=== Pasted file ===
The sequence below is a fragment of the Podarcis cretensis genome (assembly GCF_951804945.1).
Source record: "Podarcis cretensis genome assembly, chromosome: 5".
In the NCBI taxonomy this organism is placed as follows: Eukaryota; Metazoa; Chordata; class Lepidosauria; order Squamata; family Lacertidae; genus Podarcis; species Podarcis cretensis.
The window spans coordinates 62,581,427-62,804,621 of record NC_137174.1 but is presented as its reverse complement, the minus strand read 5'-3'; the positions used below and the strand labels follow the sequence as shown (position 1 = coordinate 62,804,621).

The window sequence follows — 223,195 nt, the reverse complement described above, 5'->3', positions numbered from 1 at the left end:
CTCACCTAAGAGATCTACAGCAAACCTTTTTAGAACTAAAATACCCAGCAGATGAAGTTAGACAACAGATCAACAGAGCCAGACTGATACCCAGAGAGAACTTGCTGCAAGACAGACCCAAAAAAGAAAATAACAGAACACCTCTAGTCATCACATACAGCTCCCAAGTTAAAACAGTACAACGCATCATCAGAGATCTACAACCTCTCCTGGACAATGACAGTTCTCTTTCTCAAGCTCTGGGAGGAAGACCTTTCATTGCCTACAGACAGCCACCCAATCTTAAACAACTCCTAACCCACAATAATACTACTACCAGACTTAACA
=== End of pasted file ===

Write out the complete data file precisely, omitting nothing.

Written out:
The sequence below is a fragment of the Podarcis cretensis genome (assembly GCF_951804945.1).
Source record: "Podarcis cretensis genome assembly, chromosome: 5".
In the NCBI taxonomy this organism is placed as follows: Eukaryota; Metazoa; Chordata; class Lepidosauria; order Squamata; family Lacertidae; genus Podarcis; species Podarcis cretensis.
The window spans coordinates 62,581,427-62,804,621 of record NC_137174.1 but is presented as its reverse complement, the minus strand read 5'-3'; the positions used below and the strand labels follow the sequence as shown (position 1 = coordinate 62,804,621).

The window sequence follows — 223,195 nt, the reverse complement described above, 5'->3', positions numbered from 1 at the left end:
CTCACCTAAGAGATCTACAGCAAACCTTTTTAGAACTAAAATACCCAGCAGATGAAGTTAGACAACAGATCAACAGAGCCAGACTGATACCCAGAGAGAACTTGCTGCAAGACAGACCCAAAAAAGAAAATAACAGAACACCTCTAGTCATCACATACAGCTCCCAAGTTAAAACAGTACAACGCATCATCAGAGATCTACAACCTCTCCTGGACAATGACAGTTCTCTTTCTCAAGCTCTGGGAGGAAGACCTTTCATTGCCTACAGACAGCCACCCAATCTTAAACAACTCCTAACCCACAATAATACTACTACCAGACTTAACA